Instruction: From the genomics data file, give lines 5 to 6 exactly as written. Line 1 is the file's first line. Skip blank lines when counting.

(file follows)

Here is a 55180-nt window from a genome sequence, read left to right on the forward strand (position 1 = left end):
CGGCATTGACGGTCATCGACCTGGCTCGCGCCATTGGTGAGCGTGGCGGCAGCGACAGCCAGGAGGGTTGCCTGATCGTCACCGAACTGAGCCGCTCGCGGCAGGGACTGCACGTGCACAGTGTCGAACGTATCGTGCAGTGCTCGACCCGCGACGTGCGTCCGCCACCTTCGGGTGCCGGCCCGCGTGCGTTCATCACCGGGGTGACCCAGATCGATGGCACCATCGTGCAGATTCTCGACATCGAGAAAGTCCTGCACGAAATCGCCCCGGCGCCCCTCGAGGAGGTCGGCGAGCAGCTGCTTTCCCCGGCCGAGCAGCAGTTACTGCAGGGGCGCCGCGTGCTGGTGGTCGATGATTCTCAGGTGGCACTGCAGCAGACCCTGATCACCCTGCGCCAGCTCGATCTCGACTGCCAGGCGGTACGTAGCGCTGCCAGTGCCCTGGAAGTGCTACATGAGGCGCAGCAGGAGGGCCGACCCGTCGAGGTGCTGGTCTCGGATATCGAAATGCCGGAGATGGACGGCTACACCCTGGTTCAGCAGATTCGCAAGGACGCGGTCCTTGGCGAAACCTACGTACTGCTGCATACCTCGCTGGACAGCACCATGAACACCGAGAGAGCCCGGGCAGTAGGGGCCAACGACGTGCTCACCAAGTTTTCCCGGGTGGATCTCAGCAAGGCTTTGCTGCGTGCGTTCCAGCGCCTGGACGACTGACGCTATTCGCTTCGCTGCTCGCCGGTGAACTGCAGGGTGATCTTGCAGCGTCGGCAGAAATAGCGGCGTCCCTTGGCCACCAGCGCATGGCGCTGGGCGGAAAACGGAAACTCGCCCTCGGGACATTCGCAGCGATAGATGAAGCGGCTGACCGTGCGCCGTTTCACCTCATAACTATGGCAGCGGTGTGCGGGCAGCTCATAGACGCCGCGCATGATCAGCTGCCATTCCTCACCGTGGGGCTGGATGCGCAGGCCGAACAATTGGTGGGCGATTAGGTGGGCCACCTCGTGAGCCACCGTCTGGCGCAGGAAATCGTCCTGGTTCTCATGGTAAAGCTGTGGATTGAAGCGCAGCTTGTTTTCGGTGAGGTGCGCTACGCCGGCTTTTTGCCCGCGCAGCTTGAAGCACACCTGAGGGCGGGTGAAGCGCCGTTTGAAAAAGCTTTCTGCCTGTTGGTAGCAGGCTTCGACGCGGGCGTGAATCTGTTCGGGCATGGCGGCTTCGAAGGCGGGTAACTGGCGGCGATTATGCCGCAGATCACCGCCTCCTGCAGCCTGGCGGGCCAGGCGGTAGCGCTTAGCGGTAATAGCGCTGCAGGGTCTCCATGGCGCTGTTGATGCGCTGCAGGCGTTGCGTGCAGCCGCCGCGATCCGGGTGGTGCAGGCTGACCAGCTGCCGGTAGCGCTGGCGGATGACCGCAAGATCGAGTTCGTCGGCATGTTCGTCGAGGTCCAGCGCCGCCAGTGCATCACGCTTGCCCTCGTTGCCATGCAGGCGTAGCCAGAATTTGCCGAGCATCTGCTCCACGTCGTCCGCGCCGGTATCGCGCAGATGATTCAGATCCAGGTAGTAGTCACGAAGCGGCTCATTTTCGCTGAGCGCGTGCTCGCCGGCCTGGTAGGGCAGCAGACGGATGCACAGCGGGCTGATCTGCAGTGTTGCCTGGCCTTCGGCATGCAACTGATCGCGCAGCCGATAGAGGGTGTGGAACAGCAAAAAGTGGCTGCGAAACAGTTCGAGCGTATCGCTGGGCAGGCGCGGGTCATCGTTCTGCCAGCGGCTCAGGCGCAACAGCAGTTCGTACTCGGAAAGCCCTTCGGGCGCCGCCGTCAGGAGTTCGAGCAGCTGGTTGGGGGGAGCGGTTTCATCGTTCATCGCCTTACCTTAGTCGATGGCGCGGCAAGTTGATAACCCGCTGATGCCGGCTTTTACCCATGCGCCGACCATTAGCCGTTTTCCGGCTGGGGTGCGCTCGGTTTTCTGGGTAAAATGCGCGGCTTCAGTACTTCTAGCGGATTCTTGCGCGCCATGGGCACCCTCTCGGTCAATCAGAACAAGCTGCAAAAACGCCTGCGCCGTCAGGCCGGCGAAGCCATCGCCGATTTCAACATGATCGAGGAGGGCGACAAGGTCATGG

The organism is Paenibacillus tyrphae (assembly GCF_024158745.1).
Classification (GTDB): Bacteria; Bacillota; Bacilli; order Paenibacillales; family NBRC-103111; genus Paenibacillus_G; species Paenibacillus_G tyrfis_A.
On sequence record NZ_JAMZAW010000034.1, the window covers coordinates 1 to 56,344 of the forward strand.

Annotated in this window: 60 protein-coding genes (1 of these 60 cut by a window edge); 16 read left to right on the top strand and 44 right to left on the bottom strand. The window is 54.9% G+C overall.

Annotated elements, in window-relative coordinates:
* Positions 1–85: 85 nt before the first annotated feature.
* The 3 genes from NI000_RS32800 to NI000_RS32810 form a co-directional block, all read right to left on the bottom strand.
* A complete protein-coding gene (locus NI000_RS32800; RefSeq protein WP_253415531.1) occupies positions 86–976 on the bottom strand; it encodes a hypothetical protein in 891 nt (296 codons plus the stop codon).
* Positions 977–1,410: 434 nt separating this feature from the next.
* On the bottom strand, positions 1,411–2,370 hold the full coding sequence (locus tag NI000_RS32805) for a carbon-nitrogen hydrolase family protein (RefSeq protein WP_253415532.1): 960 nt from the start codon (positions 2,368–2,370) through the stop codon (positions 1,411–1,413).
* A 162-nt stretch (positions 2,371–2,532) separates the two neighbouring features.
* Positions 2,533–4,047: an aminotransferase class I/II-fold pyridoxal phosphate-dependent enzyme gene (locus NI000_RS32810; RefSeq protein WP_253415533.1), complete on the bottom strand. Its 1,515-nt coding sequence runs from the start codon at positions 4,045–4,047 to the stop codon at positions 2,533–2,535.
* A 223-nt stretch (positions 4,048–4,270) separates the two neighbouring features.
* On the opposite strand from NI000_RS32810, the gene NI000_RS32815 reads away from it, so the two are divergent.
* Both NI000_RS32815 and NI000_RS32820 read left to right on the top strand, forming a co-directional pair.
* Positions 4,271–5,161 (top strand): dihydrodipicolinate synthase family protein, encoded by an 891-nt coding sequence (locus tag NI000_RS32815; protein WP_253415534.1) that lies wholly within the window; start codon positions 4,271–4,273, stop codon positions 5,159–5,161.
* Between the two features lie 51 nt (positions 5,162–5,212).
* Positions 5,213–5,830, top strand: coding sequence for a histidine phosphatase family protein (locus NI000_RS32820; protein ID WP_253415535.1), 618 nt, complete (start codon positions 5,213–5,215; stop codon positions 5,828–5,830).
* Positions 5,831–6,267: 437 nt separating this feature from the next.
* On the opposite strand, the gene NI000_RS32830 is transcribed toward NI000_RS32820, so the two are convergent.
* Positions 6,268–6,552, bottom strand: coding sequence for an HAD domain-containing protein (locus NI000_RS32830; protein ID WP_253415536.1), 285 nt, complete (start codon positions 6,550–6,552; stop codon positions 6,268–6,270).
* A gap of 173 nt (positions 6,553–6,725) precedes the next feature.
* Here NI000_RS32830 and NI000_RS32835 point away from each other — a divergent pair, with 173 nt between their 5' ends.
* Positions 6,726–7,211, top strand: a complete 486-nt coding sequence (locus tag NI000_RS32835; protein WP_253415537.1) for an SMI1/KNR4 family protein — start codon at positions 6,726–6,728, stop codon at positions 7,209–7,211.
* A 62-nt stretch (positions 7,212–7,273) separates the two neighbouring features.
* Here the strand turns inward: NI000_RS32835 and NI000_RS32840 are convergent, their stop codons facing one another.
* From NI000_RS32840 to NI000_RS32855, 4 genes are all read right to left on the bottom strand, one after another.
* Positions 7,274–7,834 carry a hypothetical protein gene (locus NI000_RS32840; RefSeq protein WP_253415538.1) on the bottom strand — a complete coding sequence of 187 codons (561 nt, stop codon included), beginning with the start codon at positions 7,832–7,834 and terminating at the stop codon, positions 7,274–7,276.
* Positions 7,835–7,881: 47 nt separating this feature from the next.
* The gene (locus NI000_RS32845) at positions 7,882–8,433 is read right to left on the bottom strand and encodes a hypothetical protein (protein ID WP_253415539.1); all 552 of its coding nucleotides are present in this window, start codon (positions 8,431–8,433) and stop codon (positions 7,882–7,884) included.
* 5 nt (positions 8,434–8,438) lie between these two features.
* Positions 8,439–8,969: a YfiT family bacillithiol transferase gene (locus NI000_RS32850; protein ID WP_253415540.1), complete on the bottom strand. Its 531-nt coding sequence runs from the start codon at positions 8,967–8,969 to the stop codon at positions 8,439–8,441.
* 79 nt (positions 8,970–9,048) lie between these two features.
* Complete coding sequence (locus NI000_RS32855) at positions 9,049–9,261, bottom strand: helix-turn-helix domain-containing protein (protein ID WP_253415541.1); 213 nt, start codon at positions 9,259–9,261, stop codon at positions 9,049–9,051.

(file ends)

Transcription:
On sequence record NZ_JAMZAW010000034.1, the window covers coordinates 1 to 56,344 of the forward strand.

Annotated in this window: 60 protein-coding genes (1 of these 60 cut by a window edge); 16 read left to right on the top strand and 44 right to left on the bottom strand. The window is 54.9% G+C overall.